|Cited Patent||Filing date||Publication date||Applicant||Title|
|US4888247 *||Aug 27, 1986||Dec 19, 1989||General Electric Company||Low-thermal-expansion, heat conducting laminates having layers of metal and reinforced polymer matrix composite|
|US5074947||Dec 18, 1989||Dec 24, 1991||Epoxy Technology, Inc.||Flip chip technology using electrically conductive polymers and dielectrics|
|US5237130||Dec 19, 1991||Aug 17, 1993||Epoxy Technology, Inc.||Flip chip technology using electrically conductive polymers and dielectrics|
|US5611140||Feb 10, 1995||Mar 18, 1997||Epoxy Technology, Inc.||Method of forming electrically conductive polymer interconnects on electrical substrates|
|US5761048||Apr 16, 1996||Jun 2, 1998||Lsi Logic Corp.||Conductive polymer ball attachment for grid array semiconductor packages|
|US5805426 *||Sep 24, 1996||Sep 8, 1998||Texas Instruments Incorporated||Microelectronic assemblies including Z-axis conductive films|
|US5910641||Jul 17, 1997||Jun 8, 1999||International Business Machines Corporation||Selectively filled adhesives for compliant, reworkable, and solder-free flip chip interconnection and encapsulation|
|US6177729 *||Apr 3, 1999||Jan 23, 2001||International Business Machines Corporation||Rolling ball connector|
|US6186392 *||Jan 21, 2000||Feb 13, 2001||Micron Technology, Inc.||Method and system for forming contacts on a semiconductor component by aligning and attaching ferromagnetic balls|
|US6199751||Mar 23, 2000||Mar 13, 2001||International Business Machines Corporation||Polymer with transient liquid phase bondable particles|
|US6259036||Apr 13, 1998||Jul 10, 2001||Micron Technology, Inc.||Method for fabricating electronic assemblies using semi-cured conductive elastomeric bumps|
|US6297559||Jun 30, 1998||Oct 2, 2001||International Business Machines Corporation||Structure, materials, and applications of ball grid array interconnections|
|US6323432 *||Aug 10, 1999||Nov 27, 2001||International Business Machines Corporation||Manufacture of dendrites and their use|
|US6331119||Dec 28, 1999||Dec 18, 2001||International Business Machines Corporation||Conductive adhesive having a palladium matrix interface between two metal surfaces|
|US6333104 *||May 30, 2000||Dec 25, 2001||International Business Machines Corporation||Conductive polymer interconnection configurations|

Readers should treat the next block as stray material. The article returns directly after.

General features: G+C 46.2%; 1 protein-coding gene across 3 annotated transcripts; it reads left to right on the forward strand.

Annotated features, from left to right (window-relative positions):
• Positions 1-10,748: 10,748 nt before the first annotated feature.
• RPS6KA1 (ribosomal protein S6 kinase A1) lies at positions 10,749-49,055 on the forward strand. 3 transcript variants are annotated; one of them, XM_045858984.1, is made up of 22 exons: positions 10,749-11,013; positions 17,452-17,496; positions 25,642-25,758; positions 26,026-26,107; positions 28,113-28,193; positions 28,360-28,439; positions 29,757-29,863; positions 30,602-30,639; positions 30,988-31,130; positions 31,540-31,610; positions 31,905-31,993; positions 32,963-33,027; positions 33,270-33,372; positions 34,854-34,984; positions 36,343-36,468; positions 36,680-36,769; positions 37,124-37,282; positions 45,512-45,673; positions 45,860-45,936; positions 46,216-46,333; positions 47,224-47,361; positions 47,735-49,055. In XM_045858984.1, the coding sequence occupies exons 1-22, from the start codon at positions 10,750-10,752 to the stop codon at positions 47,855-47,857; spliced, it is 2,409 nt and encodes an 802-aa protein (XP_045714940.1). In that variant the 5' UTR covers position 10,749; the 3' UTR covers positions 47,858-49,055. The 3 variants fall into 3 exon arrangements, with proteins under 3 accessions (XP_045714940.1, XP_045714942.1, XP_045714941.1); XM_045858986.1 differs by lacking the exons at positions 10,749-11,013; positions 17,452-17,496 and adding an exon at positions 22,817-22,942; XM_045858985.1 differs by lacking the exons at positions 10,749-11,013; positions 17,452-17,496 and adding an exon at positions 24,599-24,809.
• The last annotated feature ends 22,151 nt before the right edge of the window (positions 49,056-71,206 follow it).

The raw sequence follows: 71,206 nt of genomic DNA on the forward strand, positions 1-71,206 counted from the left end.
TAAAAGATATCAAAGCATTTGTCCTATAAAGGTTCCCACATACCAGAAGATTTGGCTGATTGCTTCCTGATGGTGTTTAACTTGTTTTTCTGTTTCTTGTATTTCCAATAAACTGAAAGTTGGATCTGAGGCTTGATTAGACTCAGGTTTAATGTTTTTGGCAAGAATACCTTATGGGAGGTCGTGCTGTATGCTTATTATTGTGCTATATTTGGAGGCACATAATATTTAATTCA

|US6337522||Jun 30, 1998||Jan 8, 2002||International Business Machines Corporation||Structure employing electrically conductive adhesives|
|US6425772||Jul 23, 2001||Jul 30, 2002||International Business Machines Corporation||Conductive adhesive having a palladium matrix interface between two metal surfaces|
|US6512183||Jun 27, 2001||Jan 28, 2003||Matsushita Electric Industrial Co., Ltd.||Electronic component mounted member and repair method thereof|
|US6613662 *||Aug 23, 2001||Sep 2, 2003||Micron Technology, Inc.||Method for making projected contact structures for engaging bumped semiconductor devices|
|US6802446 *||Feb 1, 2002||Oct 12, 2004||Delphi Technologies, Inc.||Conductive adhesive material with metallurgically-bonded conductive particles|
|US6959856 *||Jan 10, 2003||Nov 1, 2005||Samsung Electronics Co., Ltd.||Solder bump structure and method for forming a solder bump|
|US20030201452 *||Apr 30, 2002||Oct 30, 2003||Harry Hedler||Method producing a contact connection between a semiconductor chip and a substrate and the contact connection|
|Citing Patent||Filing date||Publication date||Applicant||Title|
|US7821132 *||Jun 5, 2007||Oct 26, 2010||Xilinx, Inc.||Contact pad and method of forming a contact pad for an integrated circuit|
|US7932600||May 30, 2008||Apr 26, 2011||Taiwan Tft Lcd Association||Electrical connecting structure and bonding structure|
|US8294264 *||Mar 30, 2010||Oct 23, 2012||Taiwan Semiconductor Manufacturing Company, Ltd.||Radiate under-bump metallization structure for semiconductor devices|
|US20070144774 *||Jul 17, 2006||Jun 28, 2007||Shih-Ping Hsu||Circuit board assembly with fine electrically connecting structure|
|US20080017981 *||May 17, 2007||Jan 24, 2008||Nano-Proprietary, Inc.||Compliant Bumps for Integrated Circuits Using Carbon Nanotubes|
|US20080303152 *||Jun 5, 2007||Dec 11, 2008||Xilinx, Inc.||Contact pad and method of forming a contact pad for an integrated circuit|
|US20110241201 *||Mar 30, 2010||Oct 6, 2011||Taiwan Semiconductor Manufacturing Company, Ltd.||Radiate Under-Bump Metallization Structure for Semiconductor Devices|
|US20150179622 *||Dec 19, 2013||Jun 25, 2015||Omkar Karhade||Solder pad device and method|
|U.S. Classification||257/784, 257/E21.514, 257/738, 257/737, 257/773, 257/736, 257/786, 257/781, 257/734, 257/690, 257/739, 257/780, 257/E23.021|
|Cooperative Classification||H01L2224/29111, H01L2924/0132, H01L2224/13464, H01L2224/13339, H01L2924/01006, H01L2224/29101, H01L2224/2919, H01L2924/01046, H01L2924/01033, H01L2924/01079, H05K2201/0212, H01L2924/01082, H05K2201/0373, H01L2224/133, H01L2924/0665, H05K2201/1025, H01L24/29, H01L2224/1319, H01L2224/05557, H01L24/12, H01L2924/00013, H01L2924/0105, H01L24/16, H01L2224/0401, H01L2924/01047, H01L2924/014, H01L2224/131, H01L2924/14, H01L2224/1329, H05K2201/0248, H01L2924/0781, H01L2224/838, H05K3/321, H01L24/83, H01L2924/01028, H01L2924/01029, H01L24/05, H01L2924/09701, H01L2224/13078, H01L2924/1579, H01L2924/15788, H01L2924/15787, H01L2224/2929, H01L2224/293, H01L2224/1308, H01L2224/13076|
|European Classification||H01L24/02, H01L24/26, H01L24/12, H01L24/83, H05K3/32B|
|Aug 31, 2004||AS||Assignment|
Owner name: INTERNATIONAL BUSINESS MACHINES CORPORATION, NEW Y
Free format text: ASSIGNMENT OF ASSIGNORS INTEREST;ASSIGNORS:BERNIER, WILLIAM E.;COLE, MARIE S.;FAROOQ, MUKTA G.;AND OTHERS;REEL/FRAME:015155/0352;SIGNING DATES FROM 20040805 TO 20040824
|Sep 6, 2010||REMI||Maintenance fee reminder mailed|
|Dec 3, 2010||FPAY||Fee payment|
Year of fee payment: 4
|Dec 3, 2010||SULP||Surcharge for late payment|
|Sep 13, 2012||AS||Assignment|
Effective date: 20120718
Free format text: ASSIGNMENT OF ASSIGNORS INTEREST;ASSIGNOR:INTERNATIONAL BUSINESS MACHINES CORPORATION;REEL/FRAME:028959/0001
Owner name: ULTRATECH, INC., CALIFORNIA
|Jul 2, 2014||FPAY||Fee payment|
Year of fee payment: 8